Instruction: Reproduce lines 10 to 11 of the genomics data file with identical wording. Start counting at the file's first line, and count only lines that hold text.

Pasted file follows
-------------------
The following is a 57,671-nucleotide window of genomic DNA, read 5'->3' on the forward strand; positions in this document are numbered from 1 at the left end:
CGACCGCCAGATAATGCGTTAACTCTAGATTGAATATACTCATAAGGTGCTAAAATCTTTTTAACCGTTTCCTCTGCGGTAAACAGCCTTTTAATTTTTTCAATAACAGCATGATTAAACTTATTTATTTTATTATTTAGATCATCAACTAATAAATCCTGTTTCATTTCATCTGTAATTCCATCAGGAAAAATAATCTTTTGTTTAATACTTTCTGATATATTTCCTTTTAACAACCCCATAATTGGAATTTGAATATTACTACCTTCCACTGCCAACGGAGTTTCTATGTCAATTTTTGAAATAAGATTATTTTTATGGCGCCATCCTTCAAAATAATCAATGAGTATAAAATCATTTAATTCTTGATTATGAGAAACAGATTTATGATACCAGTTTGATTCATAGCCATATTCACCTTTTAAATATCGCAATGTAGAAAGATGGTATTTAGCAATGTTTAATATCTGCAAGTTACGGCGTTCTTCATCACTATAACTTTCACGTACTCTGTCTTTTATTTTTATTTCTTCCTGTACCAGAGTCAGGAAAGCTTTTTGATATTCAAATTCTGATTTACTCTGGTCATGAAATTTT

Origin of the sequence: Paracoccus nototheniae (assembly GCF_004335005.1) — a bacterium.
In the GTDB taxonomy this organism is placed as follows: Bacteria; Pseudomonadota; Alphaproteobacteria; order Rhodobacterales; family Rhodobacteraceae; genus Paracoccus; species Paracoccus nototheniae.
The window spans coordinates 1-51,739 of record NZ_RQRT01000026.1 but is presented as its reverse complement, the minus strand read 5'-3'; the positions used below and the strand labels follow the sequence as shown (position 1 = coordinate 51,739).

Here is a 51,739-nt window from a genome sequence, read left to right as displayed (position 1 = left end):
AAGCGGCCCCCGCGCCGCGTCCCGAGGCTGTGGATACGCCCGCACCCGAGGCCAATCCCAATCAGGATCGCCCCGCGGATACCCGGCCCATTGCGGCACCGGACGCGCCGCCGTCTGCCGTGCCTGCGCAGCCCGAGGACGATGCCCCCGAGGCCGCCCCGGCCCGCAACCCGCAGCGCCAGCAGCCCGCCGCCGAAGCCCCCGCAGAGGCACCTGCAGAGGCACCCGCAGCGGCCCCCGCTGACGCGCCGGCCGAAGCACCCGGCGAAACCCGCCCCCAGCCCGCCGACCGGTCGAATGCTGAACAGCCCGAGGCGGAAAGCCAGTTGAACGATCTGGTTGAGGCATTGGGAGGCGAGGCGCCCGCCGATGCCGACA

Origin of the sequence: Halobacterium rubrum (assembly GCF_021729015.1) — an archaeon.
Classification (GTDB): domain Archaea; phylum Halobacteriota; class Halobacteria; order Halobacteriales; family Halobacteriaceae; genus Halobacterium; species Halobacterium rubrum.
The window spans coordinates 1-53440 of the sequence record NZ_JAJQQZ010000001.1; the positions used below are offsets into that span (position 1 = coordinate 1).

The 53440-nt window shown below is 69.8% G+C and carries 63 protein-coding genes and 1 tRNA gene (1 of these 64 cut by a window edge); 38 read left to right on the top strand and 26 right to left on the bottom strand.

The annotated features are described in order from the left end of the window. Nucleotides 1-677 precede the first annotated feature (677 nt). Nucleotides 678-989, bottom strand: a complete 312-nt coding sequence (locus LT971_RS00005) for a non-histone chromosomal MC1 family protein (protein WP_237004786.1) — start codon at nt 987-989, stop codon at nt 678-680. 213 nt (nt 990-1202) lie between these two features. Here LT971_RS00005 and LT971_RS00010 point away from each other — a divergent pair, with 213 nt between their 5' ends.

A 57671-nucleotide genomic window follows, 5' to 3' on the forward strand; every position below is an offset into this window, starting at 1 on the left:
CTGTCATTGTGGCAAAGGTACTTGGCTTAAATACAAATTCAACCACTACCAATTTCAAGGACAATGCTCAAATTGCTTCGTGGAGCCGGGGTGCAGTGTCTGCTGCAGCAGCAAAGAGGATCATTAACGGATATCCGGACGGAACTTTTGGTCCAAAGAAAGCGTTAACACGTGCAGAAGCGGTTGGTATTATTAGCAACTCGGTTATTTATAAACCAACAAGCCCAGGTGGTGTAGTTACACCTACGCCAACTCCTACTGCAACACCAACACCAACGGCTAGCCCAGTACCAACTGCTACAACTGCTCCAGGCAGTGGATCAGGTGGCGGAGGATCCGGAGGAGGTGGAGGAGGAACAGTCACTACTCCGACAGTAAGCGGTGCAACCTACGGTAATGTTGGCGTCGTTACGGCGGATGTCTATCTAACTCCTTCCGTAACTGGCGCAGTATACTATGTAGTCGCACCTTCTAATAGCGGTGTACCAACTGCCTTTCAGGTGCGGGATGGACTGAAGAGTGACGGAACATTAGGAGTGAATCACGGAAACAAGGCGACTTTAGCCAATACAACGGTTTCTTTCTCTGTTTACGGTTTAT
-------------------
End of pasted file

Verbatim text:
The window spans coordinates 1-53440 of the sequence record NZ_JAJQQZ010000001.1; the positions used below are offsets into that span (position 1 = coordinate 1).

The 53440-nt window shown below is 69.8% G+C and carries 63 protein-coding genes and 1 tRNA gene (1 of these 64 cut by a window edge); 38 read left to right on the top strand and 26 right to left on the bottom strand.